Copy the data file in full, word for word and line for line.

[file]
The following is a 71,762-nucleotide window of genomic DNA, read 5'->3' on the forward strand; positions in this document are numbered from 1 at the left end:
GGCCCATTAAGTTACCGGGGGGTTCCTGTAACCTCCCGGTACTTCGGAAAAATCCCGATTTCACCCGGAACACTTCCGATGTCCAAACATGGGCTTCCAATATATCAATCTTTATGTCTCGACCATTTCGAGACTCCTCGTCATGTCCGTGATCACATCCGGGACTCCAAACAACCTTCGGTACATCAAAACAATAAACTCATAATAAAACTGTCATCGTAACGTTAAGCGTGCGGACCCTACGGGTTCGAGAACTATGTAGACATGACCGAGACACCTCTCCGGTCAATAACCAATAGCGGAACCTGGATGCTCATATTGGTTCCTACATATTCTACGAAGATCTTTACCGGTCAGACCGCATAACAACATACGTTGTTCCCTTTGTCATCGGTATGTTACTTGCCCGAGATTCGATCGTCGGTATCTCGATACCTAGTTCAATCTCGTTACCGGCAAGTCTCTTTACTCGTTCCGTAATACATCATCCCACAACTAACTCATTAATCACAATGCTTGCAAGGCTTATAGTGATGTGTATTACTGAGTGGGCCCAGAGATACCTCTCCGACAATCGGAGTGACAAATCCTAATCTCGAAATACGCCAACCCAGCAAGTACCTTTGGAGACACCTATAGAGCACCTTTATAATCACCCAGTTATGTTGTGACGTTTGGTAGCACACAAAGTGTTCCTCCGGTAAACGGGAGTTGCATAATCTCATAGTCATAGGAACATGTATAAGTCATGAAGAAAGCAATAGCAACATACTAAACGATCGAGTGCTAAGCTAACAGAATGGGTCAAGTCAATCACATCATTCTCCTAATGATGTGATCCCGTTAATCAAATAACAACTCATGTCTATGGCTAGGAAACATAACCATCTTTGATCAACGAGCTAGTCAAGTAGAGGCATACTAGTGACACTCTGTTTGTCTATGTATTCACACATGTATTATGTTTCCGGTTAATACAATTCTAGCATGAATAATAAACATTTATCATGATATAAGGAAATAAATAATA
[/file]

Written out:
The following is a 71,762-nucleotide window of genomic DNA, read 5'->3' on the forward strand; positions in this document are numbered from 1 at the left end:
GGCCCATTAAGTTACCGGGGGGTTCCTGTAACCTCCCGGTACTTCGGAAAAATCCCGATTTCACCCGGAACACTTCCGATGTCCAAACATGGGCTTCCAATATATCAATCTTTATGTCTCGACCATTTCGAGACTCCTCGTCATGTCCGTGATCACATCCGGGACTCCAAACAACCTTCGGTACATCAAAACAATAAACTCATAATAAAACTGTCATCGTAACGTTAAGCGTGCGGACCCTACGGGTTCGAGAACTATGTAGACATGACCGAGACACCTCTCCGGTCAATAACCAATAGCGGAACCTGGATGCTCATATTGGTTCCTACATATTCTACGAAGATCTTTACCGGTCAGACCGCATAACAACATACGTTGTTCCCTTTGTCATCGGTATGTTACTTGCCCGAGATTCGATCGTCGGTATCTCGATACCTAGTTCAATCTCGTTACCGGCAAGTCTCTTTACTCGTTCCGTAATACATCATCCCACAACTAACTCATTAATCACAATGCTTGCAAGGCTTATAGTGATGTGTATTACTGAGTGGGCCCAGAGATACCTCTCCGACAATCGGAGTGACAAATCCTAATCTCGAAATACGCCAACCCAGCAAGTACCTTTGGAGACACCTATAGAGCACCTTTATAATCACCCAGTTATGTTGTGACGTTTGGTAGCACACAAAGTGTTCCTCCGGTAAACGGGAGTTGCATAATCTCATAGTCATAGGAACATGTATAAGTCATGAAGAAAGCAATAGCAACATACTAAACGATCGAGTGCTAAGCTAACAGAATGGGTCAAGTCAATCACATCATTCTCCTAATGATGTGATCCCGTTAATCAAATAACAACTCATGTCTATGGCTAGGAAACATAACCATCTTTGATCAACGAGCTAGTCAAGTAGAGGCATACTAGTGACACTCTGTTTGTCTATGTATTCACACATGTATTATGTTTCCGGTTAATACAATTCTAGCATGAATAATAAACATTTATCATGATATAAGGAAATAAATAATA